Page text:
- helpful votes
- How the War on Government Led Us to Forget What Made America Rich
- By: Jacob S. Hacker, Paul Pierson
- Narrated by: Holter Graham
- Length: 17 hrs and 22 mins
Like every other prospering democracy, the United States developed a mixed economy that channeled the spirit of capitalism into strong growth and healthy social development. In this bargain, government and business were as much partners as rivals. Public investments in education, science, transportation, and technology laid the foundation for broadly based prosperity.
Very insightful! Technical at first but a must read for today's political environment!!
- By Joseph M. Hidalgo on 08-19-16
Probably better in print over audiobook
I wish I had gotten this book in print over the audiobook version. Many of the points and quotes in this book are grossly repeated throughout the chapters. (My carpool partner and I wondered what happened to the book’s editor.)
I recommend you get the format in which you are most comfortable skipping sections and pages.
1 of 1 people found this review helpful
No Place to Hide
- Edward Snowden, the NSA, and the U.S. Surveillance State
- By: Glenn Greenwald
- Narrated by: L. J. Ganser
- Length: 9 hrs and 49 mins
In May 2013, Glenn Greenwald set out for Hong Kong to meet an anonymous source who claimed to have astonishing evidence of pervasive government spying and insisted on communicating only through heavily encrypted channels. That source turned out to be the 29-year-old NSA contractor Edward Snowden, and his revelations about the agency’s widespread, systemic overreach proved to be some of the most explosive and consequential news in recent history, triggering a fierce debate over national security....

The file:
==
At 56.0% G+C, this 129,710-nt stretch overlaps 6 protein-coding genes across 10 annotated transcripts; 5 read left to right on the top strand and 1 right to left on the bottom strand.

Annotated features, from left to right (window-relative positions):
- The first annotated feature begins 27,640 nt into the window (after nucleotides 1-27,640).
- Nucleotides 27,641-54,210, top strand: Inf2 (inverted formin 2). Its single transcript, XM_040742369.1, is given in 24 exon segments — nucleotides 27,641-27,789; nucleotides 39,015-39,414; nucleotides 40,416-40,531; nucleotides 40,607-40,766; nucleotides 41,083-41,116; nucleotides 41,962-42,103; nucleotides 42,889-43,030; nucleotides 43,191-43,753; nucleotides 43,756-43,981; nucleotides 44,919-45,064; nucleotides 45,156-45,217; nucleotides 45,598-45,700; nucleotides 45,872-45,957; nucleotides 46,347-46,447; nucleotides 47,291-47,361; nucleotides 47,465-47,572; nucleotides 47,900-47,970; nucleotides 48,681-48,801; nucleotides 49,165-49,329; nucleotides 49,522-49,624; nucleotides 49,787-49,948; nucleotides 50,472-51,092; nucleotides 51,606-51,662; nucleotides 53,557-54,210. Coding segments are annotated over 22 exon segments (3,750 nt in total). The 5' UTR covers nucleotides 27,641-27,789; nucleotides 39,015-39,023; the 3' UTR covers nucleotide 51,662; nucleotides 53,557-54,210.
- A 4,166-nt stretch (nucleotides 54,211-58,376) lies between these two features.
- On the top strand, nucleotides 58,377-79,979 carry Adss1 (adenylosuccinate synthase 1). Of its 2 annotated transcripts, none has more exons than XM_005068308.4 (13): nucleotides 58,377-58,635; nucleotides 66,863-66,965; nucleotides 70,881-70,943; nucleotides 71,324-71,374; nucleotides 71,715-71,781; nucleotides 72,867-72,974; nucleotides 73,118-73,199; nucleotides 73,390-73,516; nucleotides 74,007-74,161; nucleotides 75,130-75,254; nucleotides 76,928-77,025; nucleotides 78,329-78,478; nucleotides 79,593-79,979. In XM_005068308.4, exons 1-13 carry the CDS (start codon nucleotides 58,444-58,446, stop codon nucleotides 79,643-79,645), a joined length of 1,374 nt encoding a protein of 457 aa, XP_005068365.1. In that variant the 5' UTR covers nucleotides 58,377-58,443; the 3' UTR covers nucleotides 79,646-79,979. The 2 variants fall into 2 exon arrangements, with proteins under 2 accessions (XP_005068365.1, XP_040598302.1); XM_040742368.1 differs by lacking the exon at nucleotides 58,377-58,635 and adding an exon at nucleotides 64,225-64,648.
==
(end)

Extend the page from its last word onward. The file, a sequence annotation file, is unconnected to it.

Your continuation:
Best Read in Print Format
- By Alfredo Ramirez on 11-22-14
Doesn't translate well to audiobook format.
What did you like best about No Place to Hide? What did you like least?
When he's not talking about the NSA, this is a book by Glenn Greenwald about Glenn Greenwald. It makes all the mentions of Mr. Snowden very interesting, as the juxtaposition between Mr. Greenwald writing about himself and his own flaws and Mr. Greenwald writing about Mr. Snowden creates an image of "Snowden as savior." I'm not saying this negatively, as I respect Mr. Snowden. This Snowden as savior theme kept running through my head while I was listening to the first chapter, and I am very curious if Mr. Greenwald's focus on himself amps the savior image.
What did you like about the performance? What did you dislike?
I feel like this is sighted privilege, but much of the book doesn't seem to be written to be read out loud. The author starts backing up his claims with block quotes starting in the middle of chapter 2. These block quotes are full of acronyms and the way they are interspersed with the text break the flow of narration. It's something that I would happily have in front of me, but is pretty difficult to follow on your car stereo. That said, this is more of a problem with the text and the way it can be performed than the narrator himself.
16 of 18 people found this review helpful